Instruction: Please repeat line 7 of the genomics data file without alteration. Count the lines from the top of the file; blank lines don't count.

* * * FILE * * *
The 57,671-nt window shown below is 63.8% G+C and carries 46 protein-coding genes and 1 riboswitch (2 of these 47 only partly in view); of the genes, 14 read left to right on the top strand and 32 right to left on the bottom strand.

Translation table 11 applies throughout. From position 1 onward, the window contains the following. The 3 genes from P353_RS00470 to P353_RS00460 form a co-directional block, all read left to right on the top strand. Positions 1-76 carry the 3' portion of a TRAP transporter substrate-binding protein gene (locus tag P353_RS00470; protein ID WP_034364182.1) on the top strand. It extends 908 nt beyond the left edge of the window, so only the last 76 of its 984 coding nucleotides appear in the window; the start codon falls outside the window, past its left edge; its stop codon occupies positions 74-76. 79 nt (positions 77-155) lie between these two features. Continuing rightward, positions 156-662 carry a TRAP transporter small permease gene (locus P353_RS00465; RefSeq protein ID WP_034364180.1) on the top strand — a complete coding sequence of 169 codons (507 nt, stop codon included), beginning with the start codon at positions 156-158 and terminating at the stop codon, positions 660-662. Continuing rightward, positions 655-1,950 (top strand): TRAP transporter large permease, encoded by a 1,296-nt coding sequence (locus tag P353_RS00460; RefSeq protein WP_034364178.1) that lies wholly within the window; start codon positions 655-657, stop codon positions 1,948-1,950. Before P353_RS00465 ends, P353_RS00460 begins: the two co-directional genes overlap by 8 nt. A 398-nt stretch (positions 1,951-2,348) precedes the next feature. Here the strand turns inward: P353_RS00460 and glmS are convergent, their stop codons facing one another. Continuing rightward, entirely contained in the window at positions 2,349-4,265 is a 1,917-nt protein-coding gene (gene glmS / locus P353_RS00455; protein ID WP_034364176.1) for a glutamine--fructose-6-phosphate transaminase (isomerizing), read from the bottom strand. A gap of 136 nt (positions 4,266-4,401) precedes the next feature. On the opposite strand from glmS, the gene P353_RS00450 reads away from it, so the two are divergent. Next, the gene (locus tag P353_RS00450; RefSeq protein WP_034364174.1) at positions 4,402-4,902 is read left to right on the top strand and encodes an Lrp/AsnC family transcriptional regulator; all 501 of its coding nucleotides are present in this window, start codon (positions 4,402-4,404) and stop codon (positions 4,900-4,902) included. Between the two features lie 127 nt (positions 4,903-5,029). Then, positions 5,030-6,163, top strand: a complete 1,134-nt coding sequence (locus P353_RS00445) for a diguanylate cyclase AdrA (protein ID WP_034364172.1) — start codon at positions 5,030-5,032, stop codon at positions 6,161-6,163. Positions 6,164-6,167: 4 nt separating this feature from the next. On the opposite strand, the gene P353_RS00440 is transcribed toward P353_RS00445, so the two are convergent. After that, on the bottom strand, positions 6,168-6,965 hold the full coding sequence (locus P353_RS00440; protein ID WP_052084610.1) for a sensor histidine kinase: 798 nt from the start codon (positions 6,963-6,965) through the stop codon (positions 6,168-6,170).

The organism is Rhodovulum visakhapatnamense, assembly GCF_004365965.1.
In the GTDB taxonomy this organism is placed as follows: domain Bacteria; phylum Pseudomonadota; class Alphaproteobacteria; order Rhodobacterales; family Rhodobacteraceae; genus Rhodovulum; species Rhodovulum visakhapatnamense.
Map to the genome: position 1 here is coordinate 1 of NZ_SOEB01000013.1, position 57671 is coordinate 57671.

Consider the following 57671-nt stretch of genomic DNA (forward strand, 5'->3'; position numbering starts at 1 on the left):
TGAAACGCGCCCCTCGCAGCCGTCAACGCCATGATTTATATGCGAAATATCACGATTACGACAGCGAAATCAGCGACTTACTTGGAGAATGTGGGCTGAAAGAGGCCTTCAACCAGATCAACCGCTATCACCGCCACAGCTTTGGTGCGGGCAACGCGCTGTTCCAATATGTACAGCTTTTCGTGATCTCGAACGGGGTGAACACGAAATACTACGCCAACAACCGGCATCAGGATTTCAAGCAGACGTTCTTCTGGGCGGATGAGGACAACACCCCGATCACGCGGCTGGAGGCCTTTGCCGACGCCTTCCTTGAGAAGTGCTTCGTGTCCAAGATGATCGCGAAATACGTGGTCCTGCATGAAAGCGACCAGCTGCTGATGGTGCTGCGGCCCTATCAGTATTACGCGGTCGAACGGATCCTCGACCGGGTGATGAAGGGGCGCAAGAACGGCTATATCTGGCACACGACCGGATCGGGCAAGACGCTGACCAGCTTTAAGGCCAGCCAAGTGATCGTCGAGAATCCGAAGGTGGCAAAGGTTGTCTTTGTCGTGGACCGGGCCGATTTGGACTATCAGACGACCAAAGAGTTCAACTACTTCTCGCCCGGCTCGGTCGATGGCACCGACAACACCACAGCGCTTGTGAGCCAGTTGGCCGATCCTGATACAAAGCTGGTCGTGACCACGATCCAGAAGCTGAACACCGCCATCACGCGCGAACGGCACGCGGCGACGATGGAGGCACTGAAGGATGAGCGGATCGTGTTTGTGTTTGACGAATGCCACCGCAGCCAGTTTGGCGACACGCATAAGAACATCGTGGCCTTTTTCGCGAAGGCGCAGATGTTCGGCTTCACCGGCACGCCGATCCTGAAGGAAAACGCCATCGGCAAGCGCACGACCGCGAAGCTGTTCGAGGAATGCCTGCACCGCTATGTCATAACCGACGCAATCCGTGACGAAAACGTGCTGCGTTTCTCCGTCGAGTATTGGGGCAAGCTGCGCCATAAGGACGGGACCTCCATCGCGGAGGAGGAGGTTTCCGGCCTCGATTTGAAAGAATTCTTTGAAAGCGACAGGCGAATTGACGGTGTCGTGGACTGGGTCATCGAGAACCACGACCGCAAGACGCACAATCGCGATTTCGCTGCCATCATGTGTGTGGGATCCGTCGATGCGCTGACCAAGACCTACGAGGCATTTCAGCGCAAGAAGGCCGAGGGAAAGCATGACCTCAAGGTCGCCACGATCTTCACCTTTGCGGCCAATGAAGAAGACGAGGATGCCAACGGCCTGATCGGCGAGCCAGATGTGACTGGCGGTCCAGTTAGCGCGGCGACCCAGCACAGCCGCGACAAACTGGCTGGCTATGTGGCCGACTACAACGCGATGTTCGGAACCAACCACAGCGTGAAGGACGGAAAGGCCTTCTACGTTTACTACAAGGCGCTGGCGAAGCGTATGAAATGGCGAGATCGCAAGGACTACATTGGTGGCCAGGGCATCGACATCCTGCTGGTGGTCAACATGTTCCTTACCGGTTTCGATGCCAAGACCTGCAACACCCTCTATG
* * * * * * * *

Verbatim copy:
TGAAACGCGCCCCTCGCAGCCGTCAACGCCATGATTTATATGCGAAATATCACGATTACGACAGCGAAATCAGCGACTTACTTGGAGAATGTGGGCTGAAAGAGGCCTTCAACCAGATCAACCGCTATCACCGCCACAGCTTTGGTGCGGGCAACGCGCTGTTCCAATATGTACAGCTTTTCGTGATCTCGAACGGGGTGAACACGAAATACTACGCCAACAACCGGCATCAGGATTTCAAGCAGACGTTCTTCTGGGCGGATGAGGACAACACCCCGATCACGCGGCTGGAGGCCTTTGCCGACGCCTTCCTTGAGAAGTGCTTCGTGTCCAAGATGATCGCGAAATACGTGGTCCTGCATGAAAGCGACCAGCTGCTGATGGTGCTGCGGCCCTATCAGTATTACGCGGTCGAACGGATCCTCGACCGGGTGATGAAGGGGCGCAAGAACGGCTATATCTGGCACACGACCGGATCGGGCAAGACGCTGACCAGCTTTAAGGCCAGCCAAGTGATCGTCGAGAATCCGAAGGTGGCAAAGGTTGTCTTTGTCGTGGACCGGGCCGATTTGGACTATCAGACGACCAAAGAGTTCAACTACTTCTCGCCCGGCTCGGTCGATGGCACCGACAACACCACAGCGCTTGTGAGCCAGTTGGCCGATCCTGATACAAAGCTGGTCGTGACCACGATCCAGAAGCTGAACACCGCCATCACGCGCGAACGGCACGCGGCGACGATGGAGGCACTGAAGGATGAGCGGATCGTGTTTGTGTTTGACGAATGCCACCGCAGCCAGTTTGGCGACACGCATAAGAACATCGTGGCCTTTTTCGCGAAGGCGCAGATGTTCGGCTTCACCGGCACGCCGATCCTGAAGGAAAACGCCATCGGCAAGCGCACGACCGCGAAGCTGTTCGAGGAATGCCTGCACCGCTATGTCATAACCGACGCAATCCGTGACGAAAACGTGCTGCGTTTCTCCGTCGAGTATTGGGGCAAGCTGCGCCATAAGGACGGGACCTCCATCGCGGAGGAGGAGGTTTCCGGCCTCGATTTGAAAGAATTCTTTGAAAGCGACAGGCGAATTGACGGTGTCGTGGACTGGGTCATCGAGAACCACGACCGCAAGACGCACAATCGCGATTTCGCTGCCATCATGTGTGTGGGATCCGTCGATGCGCTGACCAAGACCTACGAGGCATTTCAGCGCAAGAAGGCCGAGGGAAAGCATGACCTCAAGGTCGCCACGATCTTCACCTTTGCGGCCAATGAAGAAGACGAGGATGCCAACGGCCTGATCGGCGAGCCAGATGTGACTGGCGGTCCAGTTAGCGCGGCGACCCAGCACAGCCGCGACAAACTGGCTGGCTATGTGGCCGACTACAACGCGATGTTCGGAACCAACCACAGCGTGAAGGACGGAAAGGCCTTCTACGTTTACTACAAGGCGCTGGCGAAGCGTATGAAATGGCGAGATCGCAAGGACTACATTGGTGGCCAGGGCATCGACATCCTGCTGGTGGTCAACATGTTCCTTACCGGTTTCGATGCCAAGACCTGCAACACCCTCTATG